Summer of Love: A short story by Birhan Keskin

Faithful to her name, Birhan Keskin has a unique, sharp and intense way of telling a story which cuts right through to the heart. The poet recently wrote a short story as a contribution to Murathan Mungan’s collection Kadınlar Arasında (Among Women). Its title “Bürokratların dolaplarına hayırrrrr”(“Nooooo to bureaucrats’ cupboards”) already attracts the reader’s attention. But we’ll come to these soulless cupboards later.

Everything starts on a peaceful summer day in Istanbul. We might recall those times as the happiest and most innocent of our childhood, playing with our peers in the sun and chasing them through the streets. Birhan Keskin describes this particular summer atmosphere in a poetical style, making come to life not only the protagonist and her closest friend, but also characters like Kader Abla who knows a remedy against every kind of pain and the mothers of the neighbourhood doing handwork together.

The solitary protagonist is a little girl aged 8 or 9 who seems to like hiding from the rest of the world in a shadowy, secret place of the garden. However, her hideout is discovered by Ceylan who is a few years older than her. The name “Ceylan” means “elegant”, “swift” and “graceful”, thus being a perfect match to this fairytale creature. The two girls become very close but for our young protagonist this is not just an ordinary friendship. You might think it impossible at such an early age, but no, it is not: She falls in love with the beautiful Ceylan who reminds her of an angel growing wings when walking against the wind. Starting with admiration for Ceylan, her overwhelming feelings increase until they reach the emotional state of unconditional love. At the beginning of autumn, when Ceylan needs to go back to Germany with her family, a period of endless waiting begins until the next summer. For a few years, the girls enjoy holding hands, caressing each other’s hair and even taste a kiss on the lips. By mentioning Sezen Aksu’s song “Kaç Yıl Geçti Aradan” (“How many years have passed since then”), Birhan Keskin summarizes this incomparable sensation of having become two halves of the same apple (“Biz bir elmanın iki yarısıyız”):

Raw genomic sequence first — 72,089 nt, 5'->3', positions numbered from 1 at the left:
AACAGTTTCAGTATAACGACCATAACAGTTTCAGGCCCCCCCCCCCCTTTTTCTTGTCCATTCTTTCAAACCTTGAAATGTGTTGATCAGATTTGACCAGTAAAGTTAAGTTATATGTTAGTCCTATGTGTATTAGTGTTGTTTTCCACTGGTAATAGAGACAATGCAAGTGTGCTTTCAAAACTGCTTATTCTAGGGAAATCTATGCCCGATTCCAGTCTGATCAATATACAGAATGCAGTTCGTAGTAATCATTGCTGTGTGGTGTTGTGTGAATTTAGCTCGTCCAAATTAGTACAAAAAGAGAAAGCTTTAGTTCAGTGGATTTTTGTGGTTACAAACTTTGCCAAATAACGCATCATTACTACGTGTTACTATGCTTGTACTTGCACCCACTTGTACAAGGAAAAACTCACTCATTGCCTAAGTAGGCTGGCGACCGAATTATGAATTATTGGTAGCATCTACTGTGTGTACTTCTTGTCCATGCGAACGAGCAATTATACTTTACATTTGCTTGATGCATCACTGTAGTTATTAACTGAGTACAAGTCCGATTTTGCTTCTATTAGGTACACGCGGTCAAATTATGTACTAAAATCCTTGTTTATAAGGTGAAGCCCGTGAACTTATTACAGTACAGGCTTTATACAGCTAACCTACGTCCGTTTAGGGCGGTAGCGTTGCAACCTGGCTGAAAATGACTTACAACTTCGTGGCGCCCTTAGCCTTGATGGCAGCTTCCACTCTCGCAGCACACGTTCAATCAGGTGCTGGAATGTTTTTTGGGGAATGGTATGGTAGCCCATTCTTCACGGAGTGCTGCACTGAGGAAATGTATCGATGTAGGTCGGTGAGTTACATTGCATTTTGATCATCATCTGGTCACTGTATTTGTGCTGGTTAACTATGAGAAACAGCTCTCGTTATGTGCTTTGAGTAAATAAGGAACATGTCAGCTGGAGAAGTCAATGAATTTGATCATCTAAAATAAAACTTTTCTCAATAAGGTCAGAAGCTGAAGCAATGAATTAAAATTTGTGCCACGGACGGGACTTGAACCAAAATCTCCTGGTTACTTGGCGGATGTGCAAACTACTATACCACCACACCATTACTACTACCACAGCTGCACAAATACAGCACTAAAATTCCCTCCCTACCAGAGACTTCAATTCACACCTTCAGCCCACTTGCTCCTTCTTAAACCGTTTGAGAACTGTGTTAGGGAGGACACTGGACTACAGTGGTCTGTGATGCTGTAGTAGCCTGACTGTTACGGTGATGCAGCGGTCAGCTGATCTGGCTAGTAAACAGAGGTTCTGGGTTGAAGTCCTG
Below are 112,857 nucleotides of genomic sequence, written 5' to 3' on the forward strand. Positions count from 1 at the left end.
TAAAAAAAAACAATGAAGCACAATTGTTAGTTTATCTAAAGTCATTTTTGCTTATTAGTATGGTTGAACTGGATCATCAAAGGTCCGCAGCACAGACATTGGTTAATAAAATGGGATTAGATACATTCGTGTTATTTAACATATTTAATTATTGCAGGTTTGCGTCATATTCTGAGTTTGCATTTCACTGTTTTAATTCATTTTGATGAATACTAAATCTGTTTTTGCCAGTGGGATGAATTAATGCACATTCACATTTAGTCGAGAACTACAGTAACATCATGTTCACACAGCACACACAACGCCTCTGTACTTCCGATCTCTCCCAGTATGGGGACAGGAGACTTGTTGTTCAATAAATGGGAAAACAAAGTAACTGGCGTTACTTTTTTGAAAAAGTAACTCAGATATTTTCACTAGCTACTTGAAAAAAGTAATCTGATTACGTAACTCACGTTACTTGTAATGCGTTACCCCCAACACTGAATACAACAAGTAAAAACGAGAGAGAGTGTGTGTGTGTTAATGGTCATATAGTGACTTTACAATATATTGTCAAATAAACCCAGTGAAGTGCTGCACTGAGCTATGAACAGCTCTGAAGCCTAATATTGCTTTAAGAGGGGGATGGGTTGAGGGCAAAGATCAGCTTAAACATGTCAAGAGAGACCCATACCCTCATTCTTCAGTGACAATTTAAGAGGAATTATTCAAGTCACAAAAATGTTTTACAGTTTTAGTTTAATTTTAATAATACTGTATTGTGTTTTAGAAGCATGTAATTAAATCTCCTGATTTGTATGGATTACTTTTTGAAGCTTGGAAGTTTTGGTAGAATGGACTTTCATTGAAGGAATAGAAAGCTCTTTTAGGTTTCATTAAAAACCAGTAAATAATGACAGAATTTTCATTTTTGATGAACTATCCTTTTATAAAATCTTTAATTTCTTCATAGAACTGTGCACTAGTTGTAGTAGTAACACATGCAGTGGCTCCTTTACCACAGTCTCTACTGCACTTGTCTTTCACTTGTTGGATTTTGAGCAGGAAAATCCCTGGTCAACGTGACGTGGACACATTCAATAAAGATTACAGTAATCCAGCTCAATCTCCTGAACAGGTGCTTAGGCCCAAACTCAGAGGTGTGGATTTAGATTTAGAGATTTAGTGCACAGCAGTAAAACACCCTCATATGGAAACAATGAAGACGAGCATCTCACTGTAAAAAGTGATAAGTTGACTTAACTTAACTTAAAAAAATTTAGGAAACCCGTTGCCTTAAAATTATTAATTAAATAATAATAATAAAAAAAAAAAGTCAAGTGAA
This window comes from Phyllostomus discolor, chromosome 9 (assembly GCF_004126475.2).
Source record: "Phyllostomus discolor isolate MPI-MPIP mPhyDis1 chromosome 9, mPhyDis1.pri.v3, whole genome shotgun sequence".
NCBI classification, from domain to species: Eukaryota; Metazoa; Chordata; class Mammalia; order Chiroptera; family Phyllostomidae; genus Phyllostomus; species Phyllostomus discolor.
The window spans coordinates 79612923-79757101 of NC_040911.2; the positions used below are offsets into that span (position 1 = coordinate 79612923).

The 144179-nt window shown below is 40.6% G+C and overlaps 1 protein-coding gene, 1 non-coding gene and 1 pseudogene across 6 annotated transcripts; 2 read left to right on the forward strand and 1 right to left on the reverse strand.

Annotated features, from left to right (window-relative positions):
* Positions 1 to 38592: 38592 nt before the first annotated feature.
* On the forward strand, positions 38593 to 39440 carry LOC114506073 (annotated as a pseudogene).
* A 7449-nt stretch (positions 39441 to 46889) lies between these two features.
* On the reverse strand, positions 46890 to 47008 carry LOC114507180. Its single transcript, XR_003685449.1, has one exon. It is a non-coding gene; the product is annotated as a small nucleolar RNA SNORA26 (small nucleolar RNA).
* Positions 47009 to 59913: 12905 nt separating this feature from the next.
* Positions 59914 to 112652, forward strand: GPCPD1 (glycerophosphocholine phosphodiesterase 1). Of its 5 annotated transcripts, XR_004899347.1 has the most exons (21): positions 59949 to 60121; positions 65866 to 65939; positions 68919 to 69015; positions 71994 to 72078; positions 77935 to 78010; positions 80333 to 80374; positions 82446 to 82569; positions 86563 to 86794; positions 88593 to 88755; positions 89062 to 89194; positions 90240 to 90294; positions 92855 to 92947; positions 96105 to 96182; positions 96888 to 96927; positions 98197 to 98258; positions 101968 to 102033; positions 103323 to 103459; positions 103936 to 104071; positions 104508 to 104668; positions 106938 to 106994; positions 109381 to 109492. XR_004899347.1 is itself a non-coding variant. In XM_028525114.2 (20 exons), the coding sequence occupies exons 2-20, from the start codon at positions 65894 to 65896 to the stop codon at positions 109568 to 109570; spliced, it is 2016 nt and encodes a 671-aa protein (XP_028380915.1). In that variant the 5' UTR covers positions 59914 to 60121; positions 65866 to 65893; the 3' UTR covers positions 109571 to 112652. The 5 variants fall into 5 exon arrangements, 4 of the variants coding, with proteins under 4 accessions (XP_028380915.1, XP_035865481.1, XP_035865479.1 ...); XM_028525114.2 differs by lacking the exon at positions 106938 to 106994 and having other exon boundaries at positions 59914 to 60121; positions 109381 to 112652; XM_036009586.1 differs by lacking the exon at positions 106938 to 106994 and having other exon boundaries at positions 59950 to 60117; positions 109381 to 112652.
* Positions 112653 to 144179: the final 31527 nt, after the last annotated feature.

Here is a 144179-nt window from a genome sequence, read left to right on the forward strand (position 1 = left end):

But the innocence of childhood does not last forever. The older we get, the more we become used to the possibility of our hearts being broken. For the protagonist of Birhan Keskin’s story, however, this is the first bitter, painful experience of the kind. Having turned into a teenager, Ceylan is now more interested in boys of her own age and starts to go out with them, leaving her younger friend behind. This is the end of their paradisiac summers together. The following winter of waiting has a different taste, less delicious, somehow burnt, already announcing a childhood love going up in the flames of disappointment.  The day our protagonist learns about Ceylan’s planned wedding to a bureaucrat, she says “Nooooo to bureaucrats’ cupboards”. She is inconsolable, crying for days and nights, being swallowed up in her own grief. It is as if love would never knock on her door again. And even if it did, she would not let it enter after this pain.

Written in a partly humorous, sometimes detached, but always intense tone, this story is deeply moving because of its innocence, purity, authenticity and honesty. Birhan Keskin does not only describe a first experience of passionate love and heartbreak, but also captures the unique atmosphere of the summer months in Turkey seen through the eyes of a child. She knows how to put life altering emotions into a few words. Her style is original and her perception sharp. Maybe this is the reason why her words always cut right through to the heart. Faithful to her name. “Keskin”.


Paris, 11/07/2017         © Mine Krause


Leave a Reply

Fill in your details below or click an icon to log in: Logo

You are commenting using your account. Log Out /  Change )

Google+ photo

You are commenting using your Google+ account. Log Out /  Change )

Twitter picture

You are commenting using your Twitter account. Log Out /  Change )

Facebook photo

You are commenting using your Facebook account. Log Out /  Change )


Connecting to %s